Until the full potential of genetic data is realized, clinicians can still personalize treatment of their patients using the tried-and-true methods of family history taking, rational treatment choice, side-effect monitoring, and switching patients to other treatments when indicated by side effects or treatment failure. Harvey noted, for instance, that recommendations from APA and the American Diabetes Association to regularly monitor patients receiving antipsychotic medication for weight gain and metabolic syndrome have not produced a measurable change in clinical practice; rates of monitoring have remained virtually unchanged since before the release of those guidelines.

Moreover, he said that the vast majority of patients who fail to respond to first-line antipsychotic medications are never tried on clozapine—which has been shown to be most effective for treatment-refractory patients—largely because of inflated fears of agranulocytosis. "Possibly the most important way to personalize medicine is to use the medicine that works the best, especially if it is the only choice," he said.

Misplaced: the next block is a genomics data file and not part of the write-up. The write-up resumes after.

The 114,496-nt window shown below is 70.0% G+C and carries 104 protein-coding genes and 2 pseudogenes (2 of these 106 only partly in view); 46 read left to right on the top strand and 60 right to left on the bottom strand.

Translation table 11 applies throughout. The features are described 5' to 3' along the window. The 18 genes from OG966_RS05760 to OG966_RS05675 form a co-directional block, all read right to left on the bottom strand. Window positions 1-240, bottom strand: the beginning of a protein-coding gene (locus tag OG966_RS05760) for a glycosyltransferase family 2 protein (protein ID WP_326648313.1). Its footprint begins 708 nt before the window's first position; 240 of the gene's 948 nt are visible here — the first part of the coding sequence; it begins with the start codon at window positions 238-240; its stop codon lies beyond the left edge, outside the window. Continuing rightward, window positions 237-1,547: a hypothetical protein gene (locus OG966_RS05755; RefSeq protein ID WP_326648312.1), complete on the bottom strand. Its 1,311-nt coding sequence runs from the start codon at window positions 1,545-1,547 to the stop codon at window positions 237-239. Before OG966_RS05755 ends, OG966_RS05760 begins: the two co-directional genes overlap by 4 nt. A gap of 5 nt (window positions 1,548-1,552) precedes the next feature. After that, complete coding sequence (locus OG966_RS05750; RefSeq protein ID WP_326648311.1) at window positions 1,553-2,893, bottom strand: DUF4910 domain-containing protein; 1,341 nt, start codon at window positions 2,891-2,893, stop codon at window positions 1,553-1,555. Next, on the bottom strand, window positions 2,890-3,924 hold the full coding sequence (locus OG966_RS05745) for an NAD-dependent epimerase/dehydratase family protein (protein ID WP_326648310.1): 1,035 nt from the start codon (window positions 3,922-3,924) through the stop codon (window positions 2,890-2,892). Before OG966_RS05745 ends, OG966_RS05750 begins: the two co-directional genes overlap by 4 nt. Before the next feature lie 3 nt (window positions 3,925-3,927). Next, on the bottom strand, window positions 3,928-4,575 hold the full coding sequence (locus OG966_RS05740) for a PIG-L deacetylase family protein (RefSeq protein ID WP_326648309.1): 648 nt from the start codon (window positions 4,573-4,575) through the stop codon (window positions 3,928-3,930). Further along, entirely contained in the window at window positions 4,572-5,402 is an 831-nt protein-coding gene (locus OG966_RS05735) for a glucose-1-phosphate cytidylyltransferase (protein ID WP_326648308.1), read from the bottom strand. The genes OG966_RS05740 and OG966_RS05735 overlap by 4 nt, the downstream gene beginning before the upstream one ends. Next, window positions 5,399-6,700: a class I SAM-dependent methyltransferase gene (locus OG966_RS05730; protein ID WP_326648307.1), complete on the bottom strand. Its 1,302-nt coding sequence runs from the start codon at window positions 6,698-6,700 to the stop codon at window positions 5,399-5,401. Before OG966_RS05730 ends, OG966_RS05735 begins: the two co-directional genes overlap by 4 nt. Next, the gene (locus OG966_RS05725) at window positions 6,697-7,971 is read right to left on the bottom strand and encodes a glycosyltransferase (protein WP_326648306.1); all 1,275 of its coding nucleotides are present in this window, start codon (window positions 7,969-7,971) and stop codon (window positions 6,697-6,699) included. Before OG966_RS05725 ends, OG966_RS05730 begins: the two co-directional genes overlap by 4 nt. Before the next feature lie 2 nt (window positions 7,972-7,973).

Harvey said that genetic variants of serotonin, easily detectable with current technology, can be used to predict clozapine response. Specifically, three measurable subunits of the serotonin HTR3A gene are strongly associated with clozapine response.

Other evidence implicates transporter variants as well. For instance, a polymorphism of the HTTLPR serotonin transporter gene clearly separated responders and nonresponders, with nonresponders to clozapine showing a higher frequency of the S-allele.

"There is very strong evidence showing that you can genotype patients before treating them with clozapine in their initial switch from another antipsychotic medication, and these genetic variants can predict a doubling of the clinical response, so you can identify patients prior to treatment who have a markedly increased likelihood of showing a good clinical outcome," Harvey said. "Conversely, you can identify those patients who have the variation that predicts nonresponse and pass on the treatment with its multiple potential side effects and adverse consequences."